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Unraveling the Mystery: A Brother’s Discovery at Fernald School

After an extensive search, David Scott has finally obtained state records concerning his late brother’s time at an institution catering to individuals with developmental disabilities.

This moment was both poignant and bitter for Scott as he meticulously reviewed over 50 pages of annual health assessments and educational evaluations documenting the life of his older brother, John. John had been a resident of the institution from early childhood until his abrupt passing during his teenage years in 1973.

Reflecting on this experience, Scott likened the feeling to butterflies fluttering in his stomach, emphasizing that the realization of acquiring the paperwork had not completely sunk in even three days after the discovery.

The journey to uncover his brother’s records commenced five years ago after Scott’s retirement. He had made a request to the Department of Developmental Services for access to his brother’s records, and within a mere two weeks of meeting with the department, the documents were made available to him.

Scott’s case is just one of the few instances where federal intervention has been necessary to address alleged breaches of patient confidentiality at the now-closed Fernald school, operated by the Department of Developmental Services.

The scattered state of the institution’s records, containing personal and confidential details, posed a significant privacy risk. Despite this, families faced obstacles in accessing these records due to regulations prohibiting the sharing of medical information.

The documents Scott obtained contained outdated and derogatory language describing his brother as “untidy” and “immature.” They also revealed staff skepticism about John’s abilities beyond the institution, highlighting his preference for social interaction over academics and doubts about his potential success in certain professions.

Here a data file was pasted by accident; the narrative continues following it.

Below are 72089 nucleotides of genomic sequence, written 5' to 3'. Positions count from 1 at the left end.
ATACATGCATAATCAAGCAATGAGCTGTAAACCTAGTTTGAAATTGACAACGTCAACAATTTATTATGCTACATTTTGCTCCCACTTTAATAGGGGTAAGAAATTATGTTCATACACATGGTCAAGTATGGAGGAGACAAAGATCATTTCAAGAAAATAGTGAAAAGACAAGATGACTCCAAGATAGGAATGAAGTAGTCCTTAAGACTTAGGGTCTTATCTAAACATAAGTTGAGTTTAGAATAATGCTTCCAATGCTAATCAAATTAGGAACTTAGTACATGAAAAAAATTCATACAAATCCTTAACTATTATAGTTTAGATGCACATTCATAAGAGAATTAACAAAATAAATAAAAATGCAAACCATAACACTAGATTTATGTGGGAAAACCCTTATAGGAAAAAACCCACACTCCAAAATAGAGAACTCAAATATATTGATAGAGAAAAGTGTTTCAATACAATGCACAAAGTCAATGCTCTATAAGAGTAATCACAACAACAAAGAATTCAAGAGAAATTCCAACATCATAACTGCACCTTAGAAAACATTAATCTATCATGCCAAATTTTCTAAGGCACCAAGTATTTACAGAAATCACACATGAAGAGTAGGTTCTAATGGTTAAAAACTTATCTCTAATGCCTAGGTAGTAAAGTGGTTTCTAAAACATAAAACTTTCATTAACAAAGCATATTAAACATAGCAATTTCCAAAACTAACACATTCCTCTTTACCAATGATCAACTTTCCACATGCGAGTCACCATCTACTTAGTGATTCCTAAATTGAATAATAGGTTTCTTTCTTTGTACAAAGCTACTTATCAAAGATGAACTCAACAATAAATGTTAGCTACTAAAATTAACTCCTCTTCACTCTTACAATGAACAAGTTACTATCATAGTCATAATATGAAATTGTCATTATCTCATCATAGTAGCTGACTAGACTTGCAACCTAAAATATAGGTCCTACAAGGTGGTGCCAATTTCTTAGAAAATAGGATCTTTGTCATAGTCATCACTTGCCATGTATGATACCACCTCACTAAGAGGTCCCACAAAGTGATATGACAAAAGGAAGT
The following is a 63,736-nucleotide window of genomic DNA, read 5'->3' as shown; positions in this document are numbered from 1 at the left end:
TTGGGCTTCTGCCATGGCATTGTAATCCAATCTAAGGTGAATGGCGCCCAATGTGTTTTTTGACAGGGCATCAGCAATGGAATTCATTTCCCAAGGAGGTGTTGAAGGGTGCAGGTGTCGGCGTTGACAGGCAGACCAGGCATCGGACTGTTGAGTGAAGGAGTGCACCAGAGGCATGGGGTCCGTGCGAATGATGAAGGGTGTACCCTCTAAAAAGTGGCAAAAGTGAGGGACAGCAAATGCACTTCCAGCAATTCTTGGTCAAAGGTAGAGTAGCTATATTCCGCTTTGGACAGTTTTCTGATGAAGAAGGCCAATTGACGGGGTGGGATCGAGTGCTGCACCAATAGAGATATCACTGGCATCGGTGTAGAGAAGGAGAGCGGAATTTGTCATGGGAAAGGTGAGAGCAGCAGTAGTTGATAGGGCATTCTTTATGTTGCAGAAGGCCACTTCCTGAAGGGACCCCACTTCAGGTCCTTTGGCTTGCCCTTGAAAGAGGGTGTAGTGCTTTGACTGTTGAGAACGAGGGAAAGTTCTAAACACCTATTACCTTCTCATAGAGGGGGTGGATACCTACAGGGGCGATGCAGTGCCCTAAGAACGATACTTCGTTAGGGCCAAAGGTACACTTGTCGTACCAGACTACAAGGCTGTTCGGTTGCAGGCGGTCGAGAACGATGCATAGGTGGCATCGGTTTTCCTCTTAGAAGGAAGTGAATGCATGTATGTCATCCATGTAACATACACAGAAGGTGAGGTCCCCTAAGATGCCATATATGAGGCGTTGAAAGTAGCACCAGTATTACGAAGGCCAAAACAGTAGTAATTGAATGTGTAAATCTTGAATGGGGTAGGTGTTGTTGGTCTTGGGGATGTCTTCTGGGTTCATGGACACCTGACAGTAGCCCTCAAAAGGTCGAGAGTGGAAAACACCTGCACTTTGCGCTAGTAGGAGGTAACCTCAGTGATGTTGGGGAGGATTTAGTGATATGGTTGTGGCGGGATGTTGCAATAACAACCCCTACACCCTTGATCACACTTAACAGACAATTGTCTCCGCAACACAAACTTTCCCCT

The closure of the Fernald school in 2014 was prompted by a decline in residents and increased scrutiny of its treatment practices.

Alex Green, a disabilities expert from Harvard, emphasized the ongoing struggle faced by individuals like Scott in obtaining family records, underscoring the pervasive mistreatment and neglect of disabled individuals as a national issue.

Green advocated for equal access to family records for all residents of the commonwealth, echoing Scott’s persistent quest for transparency.

Despite the efforts to access his brother’s state records, Scott acknowledges the inherent limitations of these one-sided documents, leaving unanswered questions about the extent of his brother’s mistreatment. Stories of neglect, such as incidents where John’s teacher had to remove him from class due to overflowing colostomy bags, paint a grim picture of the abuse he endured.